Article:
On Friday, I presented SB 239, a bill that authorizes Virginia to become a signatory to the Social Work Licensure Compact and thus expand opportunities for licensed clinical social workers (LCSWs) to practice in other Compact member states. This legislation is also moving through nine other states simultaneously. Once seven states have authorized and joined the Compact, the interstate partnership will establish the structure and agreements by which the Compact will be regulated. This legislation is the result of efforts by the Council of State Governments (a Council in which Virginia is an active member) and is strongly supported by the Department of Defense. In previous years, I successfully carried and passed similar interstate compacts for Occupational Therapists and for licensed Counselors. SB 239 passed unanimously out of the Health Professions subcommittee on Friday and will be heard in the full Education and Health Committee this upcoming Thursday.
On Thursday, I chaired the second meeting of the Senate Education and Health Committee. I invited Lisa Coons, Superintendent of Public Instruction at the Virginia Department of Education to respond to questions from Committee members. Hearing directly from the Superintendent is an important part of the process as the Senate decides on confirmation.
This week, my legislative staff and I welcomed another new member to our session team, Amal. Amal is currently a junior at the University of Richmond and is double majoring in political science and leadership studies. She is also a long-time Richmond resident; she has lived in Richmond for 19 years. Amal has a passion for understanding the work of government, public service, and the establishment of just societies.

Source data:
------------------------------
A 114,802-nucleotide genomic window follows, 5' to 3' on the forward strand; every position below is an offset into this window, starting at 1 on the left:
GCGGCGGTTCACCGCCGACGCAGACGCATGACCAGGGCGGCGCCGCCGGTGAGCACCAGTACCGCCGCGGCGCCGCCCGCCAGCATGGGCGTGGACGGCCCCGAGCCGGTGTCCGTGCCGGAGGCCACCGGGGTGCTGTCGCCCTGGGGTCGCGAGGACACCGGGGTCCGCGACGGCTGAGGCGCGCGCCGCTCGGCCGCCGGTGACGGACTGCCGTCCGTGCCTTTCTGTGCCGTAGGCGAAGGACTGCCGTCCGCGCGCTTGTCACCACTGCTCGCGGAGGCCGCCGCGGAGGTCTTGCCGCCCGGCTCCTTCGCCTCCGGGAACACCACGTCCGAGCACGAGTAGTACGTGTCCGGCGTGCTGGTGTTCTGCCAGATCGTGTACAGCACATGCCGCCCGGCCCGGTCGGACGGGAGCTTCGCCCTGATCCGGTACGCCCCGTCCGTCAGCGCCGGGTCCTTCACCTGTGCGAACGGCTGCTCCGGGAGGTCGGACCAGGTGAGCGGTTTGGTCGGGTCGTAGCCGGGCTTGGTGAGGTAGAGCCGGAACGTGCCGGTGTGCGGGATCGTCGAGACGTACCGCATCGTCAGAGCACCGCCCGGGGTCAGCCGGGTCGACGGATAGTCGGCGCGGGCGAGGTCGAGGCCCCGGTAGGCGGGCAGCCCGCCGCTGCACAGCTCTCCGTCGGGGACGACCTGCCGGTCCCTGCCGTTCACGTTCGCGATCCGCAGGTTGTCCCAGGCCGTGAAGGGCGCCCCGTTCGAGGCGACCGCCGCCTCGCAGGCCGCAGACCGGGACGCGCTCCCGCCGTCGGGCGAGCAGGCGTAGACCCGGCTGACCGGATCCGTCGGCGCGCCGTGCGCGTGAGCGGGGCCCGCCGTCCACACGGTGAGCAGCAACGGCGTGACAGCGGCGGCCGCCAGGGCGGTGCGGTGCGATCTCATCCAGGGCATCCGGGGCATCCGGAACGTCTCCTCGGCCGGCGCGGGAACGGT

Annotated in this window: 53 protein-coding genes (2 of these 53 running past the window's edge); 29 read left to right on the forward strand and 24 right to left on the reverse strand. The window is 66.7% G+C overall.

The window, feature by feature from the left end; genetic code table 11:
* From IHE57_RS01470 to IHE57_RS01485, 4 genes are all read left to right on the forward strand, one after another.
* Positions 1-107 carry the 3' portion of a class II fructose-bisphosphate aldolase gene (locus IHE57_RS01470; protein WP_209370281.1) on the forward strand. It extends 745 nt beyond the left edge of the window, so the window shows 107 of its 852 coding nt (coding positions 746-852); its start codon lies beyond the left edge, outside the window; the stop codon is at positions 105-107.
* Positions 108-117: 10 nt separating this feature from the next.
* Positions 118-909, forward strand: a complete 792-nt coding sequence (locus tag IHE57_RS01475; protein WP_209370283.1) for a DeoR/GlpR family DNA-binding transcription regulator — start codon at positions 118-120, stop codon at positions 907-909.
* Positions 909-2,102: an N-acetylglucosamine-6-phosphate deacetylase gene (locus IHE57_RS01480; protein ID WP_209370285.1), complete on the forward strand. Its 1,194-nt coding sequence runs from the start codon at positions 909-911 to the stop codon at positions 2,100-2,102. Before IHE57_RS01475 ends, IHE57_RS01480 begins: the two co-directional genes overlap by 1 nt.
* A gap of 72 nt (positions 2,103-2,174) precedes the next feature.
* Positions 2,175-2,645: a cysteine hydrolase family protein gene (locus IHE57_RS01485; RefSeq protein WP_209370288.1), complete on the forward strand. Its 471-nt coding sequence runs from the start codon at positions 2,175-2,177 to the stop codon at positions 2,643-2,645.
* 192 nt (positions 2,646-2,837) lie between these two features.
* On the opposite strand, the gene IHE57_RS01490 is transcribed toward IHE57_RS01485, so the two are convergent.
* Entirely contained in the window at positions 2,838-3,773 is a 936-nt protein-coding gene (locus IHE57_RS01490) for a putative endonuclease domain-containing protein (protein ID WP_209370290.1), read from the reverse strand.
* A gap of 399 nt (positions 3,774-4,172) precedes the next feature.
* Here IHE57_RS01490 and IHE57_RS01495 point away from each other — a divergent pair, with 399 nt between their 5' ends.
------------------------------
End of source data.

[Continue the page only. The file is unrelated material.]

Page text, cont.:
Select Community Events and Meetings
On Tuesday, I spoke at a press conference as part of Voices for Virginia’s Children advocacy day. I shared our work on SB 239, the Social Work Compact, and SB 227, which is related to JLARC’s recommendations for public school funding. These bills are critical to ensuring that Virginia’s children have access to quality mental health support.
We have had numerous visitors joining us to watch the work of The General Assembly. Here are just a few of the groups from whom I was able to learn personally about their legislative priorities: New Virginia Majority, Virginia Young Democrats, and the National Federation of the Blind.
Visitors, both individuals and groups, are always welcome to attend and observe Committee meetings, sit in the Gallery to watch the activities of the Senate and House, and to meet with me or my staff.
This Thursday, I joined CASA to show my support for the organization’s work on issues such as raising the minimum wage, ensuring rent stabilization, fighting for equitable healthcare, education, and language access. I spoke specifically about my bill known as the Cover All Kids Act, which ensures healthcare coverage for all children in Virginia. This bill is being carried by Delegate and Democratic Caucus Chair Kathy Tran in the House.
Connecting With My Office
As noted in last week’s newsletter, all legislative offices within the Senate now have new email addresses and phone numbers. My office can be reached at the following: